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New information is pāua

New research from a study focused on Wairarapa’s coastal commercial pāua fishery will highlight the climate-associated risks to species population and growth.

The study – from the Sustainable Seas National Science Challenge – focused on the region’s commercial fishery spanning Palliser Bay to Castle Point.

Wairarapa’s coastline was chosen as it’s particularly susceptible to warming seas.

The study has involved expertise from the National Institute of Water and Atmospheric Research [Niwa], ANZ, the Pāua Industry Council and sustainability advisors Terra Moana.

Warming seas, ocean acidification, an increase in sedimentation and extreme weather events are all stressors impacting the health of pāua populations and the ability to harvest the species.

The modelling developed from this study will be used to learn more about pāua’s susceptibility to climate-associated risk.

Lead researcher from Terra Moana Katherine Short said the research would provide a better – and necessary – understanding of how the levels of these environmental stressors impact pāua.

“The model considers the environmental risks to pāua populations and pāua growth,” Short said.

“With this understanding, fishery sectors can better account for the impacts of climate change, evolve where required, and collaboratively invest in responses.”

Terra Moana partner Tony Craig grew up in Wairarapa and said the pāua export value was somewhere between $60 and $70 million.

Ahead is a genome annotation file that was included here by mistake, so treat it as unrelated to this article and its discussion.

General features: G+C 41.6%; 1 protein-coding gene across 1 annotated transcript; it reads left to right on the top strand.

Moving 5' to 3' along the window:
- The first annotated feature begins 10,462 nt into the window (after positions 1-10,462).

Over his time working in the industry, Craig said tools to understand different fishing and environmental factors influencing the fishery’s health had improved.

“For example, voluntary increased size limits in fast-growing areas, sub-region management, catch effort spreading by ensuring not too much pressure is applied to particular areas and research into length at maturity and growth rates.”

With bio-economic modelling, Craig said the question being asked was, “what level of risk do I apply to my normal business model?”

“You have to understand what may happen and how you can then plan for it,” Craig said.

“Pāua don’t mind the heat to grow to their first 70-80 mm, but then for some unknown reason, they don’t like hot growing on.

“So the 21.5-degree warming line, where Gisbourne is at the moment – which is predicted to reach Kaikōura in 2060 – what is the impact of that?”

Craig said this was the level of consideration that needed to be applied for industry security.

“From a modelling point of view, how do you think about it if the northern reaches of your farm are warmer, and there’s no 125ml fish up there?” Craig asked.

“It’s not that there won’t be pāua there; there will just be lots of little ones.”

Craig said data indicated that the majority of pāua being caught off the Wairarapa coastline were above the 125mm minimum level.

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Bella Cleary
Bella Cleary
Bella Cleary is a reporter at the Wairarapa Times-Age, originally hailing from Wellington. She is interested in social issues and writes about the local arts and culture scene.

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